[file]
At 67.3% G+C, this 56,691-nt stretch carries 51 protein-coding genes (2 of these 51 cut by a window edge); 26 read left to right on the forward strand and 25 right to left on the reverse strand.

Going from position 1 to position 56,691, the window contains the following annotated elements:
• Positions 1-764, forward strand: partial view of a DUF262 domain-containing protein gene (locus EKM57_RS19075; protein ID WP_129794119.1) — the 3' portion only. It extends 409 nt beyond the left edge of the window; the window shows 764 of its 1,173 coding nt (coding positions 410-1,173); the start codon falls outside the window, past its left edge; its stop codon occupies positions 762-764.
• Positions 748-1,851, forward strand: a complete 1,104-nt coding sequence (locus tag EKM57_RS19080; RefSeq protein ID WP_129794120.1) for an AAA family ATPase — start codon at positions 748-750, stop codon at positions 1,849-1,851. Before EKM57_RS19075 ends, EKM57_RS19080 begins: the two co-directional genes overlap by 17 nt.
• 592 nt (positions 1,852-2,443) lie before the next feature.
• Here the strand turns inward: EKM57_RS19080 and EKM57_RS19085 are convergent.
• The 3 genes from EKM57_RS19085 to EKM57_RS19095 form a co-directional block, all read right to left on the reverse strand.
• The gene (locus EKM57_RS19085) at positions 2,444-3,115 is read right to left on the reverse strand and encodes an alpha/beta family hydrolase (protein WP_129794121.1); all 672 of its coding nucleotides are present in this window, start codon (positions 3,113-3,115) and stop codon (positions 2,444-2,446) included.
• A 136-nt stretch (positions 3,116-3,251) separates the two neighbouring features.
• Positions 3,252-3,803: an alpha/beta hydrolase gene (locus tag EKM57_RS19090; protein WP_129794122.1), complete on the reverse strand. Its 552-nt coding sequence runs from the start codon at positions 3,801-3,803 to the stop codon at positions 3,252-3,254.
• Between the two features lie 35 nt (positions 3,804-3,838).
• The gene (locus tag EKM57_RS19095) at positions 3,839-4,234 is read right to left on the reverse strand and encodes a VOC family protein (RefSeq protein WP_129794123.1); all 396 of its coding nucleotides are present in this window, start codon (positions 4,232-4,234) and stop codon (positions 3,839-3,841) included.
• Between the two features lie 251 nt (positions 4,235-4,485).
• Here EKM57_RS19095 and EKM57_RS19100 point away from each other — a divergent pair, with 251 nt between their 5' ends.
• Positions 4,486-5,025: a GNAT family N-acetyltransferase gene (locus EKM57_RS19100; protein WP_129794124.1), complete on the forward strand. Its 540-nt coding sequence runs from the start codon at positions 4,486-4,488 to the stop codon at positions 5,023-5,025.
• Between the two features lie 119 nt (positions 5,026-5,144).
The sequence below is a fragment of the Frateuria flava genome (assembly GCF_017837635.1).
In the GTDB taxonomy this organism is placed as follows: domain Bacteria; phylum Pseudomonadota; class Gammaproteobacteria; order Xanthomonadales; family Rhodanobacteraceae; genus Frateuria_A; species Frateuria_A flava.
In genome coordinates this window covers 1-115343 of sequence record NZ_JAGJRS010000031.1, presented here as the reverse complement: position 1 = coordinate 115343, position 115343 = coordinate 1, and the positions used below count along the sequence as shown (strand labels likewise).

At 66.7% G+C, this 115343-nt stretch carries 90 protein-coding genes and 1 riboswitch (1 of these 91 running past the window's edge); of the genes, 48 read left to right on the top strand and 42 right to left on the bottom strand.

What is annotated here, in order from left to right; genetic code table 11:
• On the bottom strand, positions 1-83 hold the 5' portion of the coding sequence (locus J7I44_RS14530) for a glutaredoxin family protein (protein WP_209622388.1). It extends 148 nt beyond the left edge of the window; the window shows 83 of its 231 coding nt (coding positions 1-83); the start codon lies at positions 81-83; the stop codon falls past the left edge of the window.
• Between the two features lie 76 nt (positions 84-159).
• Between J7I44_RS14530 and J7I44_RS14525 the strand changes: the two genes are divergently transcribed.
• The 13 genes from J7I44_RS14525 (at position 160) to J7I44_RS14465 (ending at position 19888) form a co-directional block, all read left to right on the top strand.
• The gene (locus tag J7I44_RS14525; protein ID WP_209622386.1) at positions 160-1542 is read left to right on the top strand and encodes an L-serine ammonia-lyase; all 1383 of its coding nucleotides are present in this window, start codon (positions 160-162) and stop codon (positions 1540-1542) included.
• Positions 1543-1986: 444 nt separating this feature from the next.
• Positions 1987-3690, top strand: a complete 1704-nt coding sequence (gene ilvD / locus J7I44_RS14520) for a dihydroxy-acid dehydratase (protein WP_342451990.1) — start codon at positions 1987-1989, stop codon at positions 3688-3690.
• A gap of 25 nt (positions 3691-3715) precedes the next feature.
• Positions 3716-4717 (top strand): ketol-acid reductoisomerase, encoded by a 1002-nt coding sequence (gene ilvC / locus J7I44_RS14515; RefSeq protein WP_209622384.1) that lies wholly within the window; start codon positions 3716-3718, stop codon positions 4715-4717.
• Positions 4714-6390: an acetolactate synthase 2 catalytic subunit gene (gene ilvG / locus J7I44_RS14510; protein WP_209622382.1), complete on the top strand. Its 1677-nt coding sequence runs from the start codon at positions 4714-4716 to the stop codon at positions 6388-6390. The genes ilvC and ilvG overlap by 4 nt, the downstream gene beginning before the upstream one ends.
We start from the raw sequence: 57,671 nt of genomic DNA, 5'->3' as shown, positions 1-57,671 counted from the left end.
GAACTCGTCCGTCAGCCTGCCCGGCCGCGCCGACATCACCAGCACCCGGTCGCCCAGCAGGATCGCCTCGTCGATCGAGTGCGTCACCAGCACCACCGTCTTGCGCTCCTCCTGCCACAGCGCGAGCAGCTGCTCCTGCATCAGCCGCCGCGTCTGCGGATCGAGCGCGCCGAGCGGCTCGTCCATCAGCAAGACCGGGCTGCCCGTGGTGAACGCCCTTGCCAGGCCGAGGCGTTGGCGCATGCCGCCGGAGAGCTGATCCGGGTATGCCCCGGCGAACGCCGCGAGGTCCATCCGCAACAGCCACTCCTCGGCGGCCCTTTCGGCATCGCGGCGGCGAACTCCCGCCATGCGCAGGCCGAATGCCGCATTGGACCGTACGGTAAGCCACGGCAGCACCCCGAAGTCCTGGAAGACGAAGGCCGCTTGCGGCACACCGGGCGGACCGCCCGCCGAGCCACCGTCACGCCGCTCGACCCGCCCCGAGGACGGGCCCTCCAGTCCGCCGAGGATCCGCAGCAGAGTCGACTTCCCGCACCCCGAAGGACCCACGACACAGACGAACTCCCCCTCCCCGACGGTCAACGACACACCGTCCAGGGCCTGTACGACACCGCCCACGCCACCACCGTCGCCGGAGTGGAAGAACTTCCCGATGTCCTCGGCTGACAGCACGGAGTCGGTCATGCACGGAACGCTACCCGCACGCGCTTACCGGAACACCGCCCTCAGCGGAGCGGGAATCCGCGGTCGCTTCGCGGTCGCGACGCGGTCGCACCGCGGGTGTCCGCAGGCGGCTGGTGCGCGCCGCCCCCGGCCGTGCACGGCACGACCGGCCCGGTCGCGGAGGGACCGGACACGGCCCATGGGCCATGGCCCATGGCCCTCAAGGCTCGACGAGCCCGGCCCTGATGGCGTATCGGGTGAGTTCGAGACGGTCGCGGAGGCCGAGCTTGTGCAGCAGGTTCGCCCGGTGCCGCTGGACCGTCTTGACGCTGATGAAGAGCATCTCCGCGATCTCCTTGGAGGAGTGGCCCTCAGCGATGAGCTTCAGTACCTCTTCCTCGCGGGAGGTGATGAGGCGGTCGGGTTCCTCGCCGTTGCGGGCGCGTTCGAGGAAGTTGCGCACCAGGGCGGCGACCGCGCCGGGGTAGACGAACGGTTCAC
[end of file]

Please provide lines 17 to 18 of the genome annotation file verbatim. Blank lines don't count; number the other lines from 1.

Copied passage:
The sequence below is a fragment of the Frateuria flava genome (assembly GCF_017837635.1).
In the GTDB taxonomy this organism is placed as follows: domain Bacteria; phylum Pseudomonadota; class Gammaproteobacteria; order Xanthomonadales; family Rhodanobacteraceae; genus Frateuria_A; species Frateuria_A flava.